On 20 September 2000, M.-A. Lemburg said:
Attached you find a patch against the current CVS tree which allows distutils to include PYC as well as PYO files.
Looks like it should work, but I really don't like the idea of spawning an interpreter for *every* *single* *file* we want to compile. This sounds very expensive.
Doesn't look like it would be too hard to rework your 'compile()' function to work on a bunch of files at once, and the "install_lib" command already sorta-kinda works that way. The trouble is generating a single Python command that compiles an arbitrary number of scripts -- it's not impossible, just hairy.
Maybe it's time to reconsider when we do byte-compilation. The reasons for doing it at install time were: * so the .py filename encoded in the .pyc file is correct * to make built distributions smaller
But the former is a red herring, since it turns out that we do pseudo-installations to temporary directories to create RPM and wininst built distributions, and will probably do the same for other smart bdist formats.
And the latter seems to be a lower priority than making what happens at install time as simple as possible. Most people (myself included) seem to be more concerned that an RPM come with "batteries included" (ie. .pyc and .pyo) files than that it be as small as possible.
Byte-compiling at build time would also (I think) make it easier to distribute *only* bytecode, for those poor unenlightened souls who somehow think that keeping their source code to themselves will make the world a better place. (Obviously I disagree with those people, but I don't want to bar them from using the Distutils.)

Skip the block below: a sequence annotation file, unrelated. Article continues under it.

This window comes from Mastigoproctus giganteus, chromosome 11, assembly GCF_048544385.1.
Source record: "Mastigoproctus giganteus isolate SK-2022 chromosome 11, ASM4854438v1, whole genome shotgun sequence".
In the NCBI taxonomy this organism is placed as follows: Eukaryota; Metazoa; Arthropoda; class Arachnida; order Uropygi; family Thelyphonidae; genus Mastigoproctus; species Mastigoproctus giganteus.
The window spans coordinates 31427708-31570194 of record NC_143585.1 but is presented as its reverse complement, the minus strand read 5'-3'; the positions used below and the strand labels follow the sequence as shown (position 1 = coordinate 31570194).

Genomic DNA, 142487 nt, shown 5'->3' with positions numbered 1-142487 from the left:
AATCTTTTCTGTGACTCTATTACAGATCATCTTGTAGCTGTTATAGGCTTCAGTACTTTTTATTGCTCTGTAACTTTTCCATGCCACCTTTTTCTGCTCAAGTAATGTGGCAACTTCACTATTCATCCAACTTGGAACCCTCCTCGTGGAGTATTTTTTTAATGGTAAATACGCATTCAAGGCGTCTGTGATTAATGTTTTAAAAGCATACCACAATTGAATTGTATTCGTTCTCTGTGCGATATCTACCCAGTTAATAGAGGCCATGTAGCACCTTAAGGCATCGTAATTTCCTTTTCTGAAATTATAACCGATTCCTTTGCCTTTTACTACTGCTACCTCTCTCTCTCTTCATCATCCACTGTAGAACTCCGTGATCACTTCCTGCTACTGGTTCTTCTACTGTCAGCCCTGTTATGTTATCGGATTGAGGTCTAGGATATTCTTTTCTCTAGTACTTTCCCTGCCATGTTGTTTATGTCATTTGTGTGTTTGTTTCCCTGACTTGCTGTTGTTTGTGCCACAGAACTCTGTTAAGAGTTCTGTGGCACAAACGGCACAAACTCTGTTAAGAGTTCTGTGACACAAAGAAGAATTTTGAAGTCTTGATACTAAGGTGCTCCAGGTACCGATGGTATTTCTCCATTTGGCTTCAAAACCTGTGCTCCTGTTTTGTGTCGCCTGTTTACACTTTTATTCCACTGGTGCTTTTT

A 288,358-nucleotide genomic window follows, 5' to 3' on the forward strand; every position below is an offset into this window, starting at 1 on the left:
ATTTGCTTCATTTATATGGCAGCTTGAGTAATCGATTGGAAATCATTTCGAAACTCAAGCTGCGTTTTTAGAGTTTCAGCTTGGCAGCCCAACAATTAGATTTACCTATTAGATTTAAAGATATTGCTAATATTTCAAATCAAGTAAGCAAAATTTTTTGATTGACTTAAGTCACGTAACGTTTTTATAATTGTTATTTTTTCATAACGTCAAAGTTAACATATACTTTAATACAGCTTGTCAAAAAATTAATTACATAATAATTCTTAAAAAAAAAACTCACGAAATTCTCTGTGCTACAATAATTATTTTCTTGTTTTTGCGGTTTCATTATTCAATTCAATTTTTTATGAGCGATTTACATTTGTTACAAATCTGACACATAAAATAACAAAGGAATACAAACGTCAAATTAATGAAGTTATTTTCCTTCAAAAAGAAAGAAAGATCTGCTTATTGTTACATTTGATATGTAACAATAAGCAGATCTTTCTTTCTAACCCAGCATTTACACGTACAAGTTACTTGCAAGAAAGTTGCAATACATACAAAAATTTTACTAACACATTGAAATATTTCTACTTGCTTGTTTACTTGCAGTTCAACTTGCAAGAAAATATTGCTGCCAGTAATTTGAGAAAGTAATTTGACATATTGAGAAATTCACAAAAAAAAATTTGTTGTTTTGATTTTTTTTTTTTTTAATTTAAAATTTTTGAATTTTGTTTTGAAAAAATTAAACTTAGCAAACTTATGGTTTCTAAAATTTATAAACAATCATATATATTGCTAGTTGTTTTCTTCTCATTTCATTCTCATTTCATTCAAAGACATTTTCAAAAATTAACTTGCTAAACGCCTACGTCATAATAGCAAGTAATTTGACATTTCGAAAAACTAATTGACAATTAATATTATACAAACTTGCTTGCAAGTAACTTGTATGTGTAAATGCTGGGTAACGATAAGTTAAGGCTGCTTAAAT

If we byte-compile at build time, then using the standard compileall module/script is a no-brainer: the build directory is purely the domain of this particular module distribution, so if we blindly walk over it compiling everything, that's just fine. (Doing that in the real install directory would be quite rude, which is why the current byte-compilation code doesn't use compileall.py.)
I haven't dug deep into the option system yet, but it would be nice if there also were an option which lets the packager set the optimization level she want to use for the PYO files.
I think the best way to do that would be to support something like
build --optimize # .pyc and .pyo (level 1) build --optimize=2 # .pyc and .pyo (level 2)
unfortunately, getopt (and therefore fancy_getopt) doesn't support default option values. ;-( So this would have to be something else, alas.
I think this is a frill compared to figuring out when to compile and how to get both .pyc and .pyo in there, though.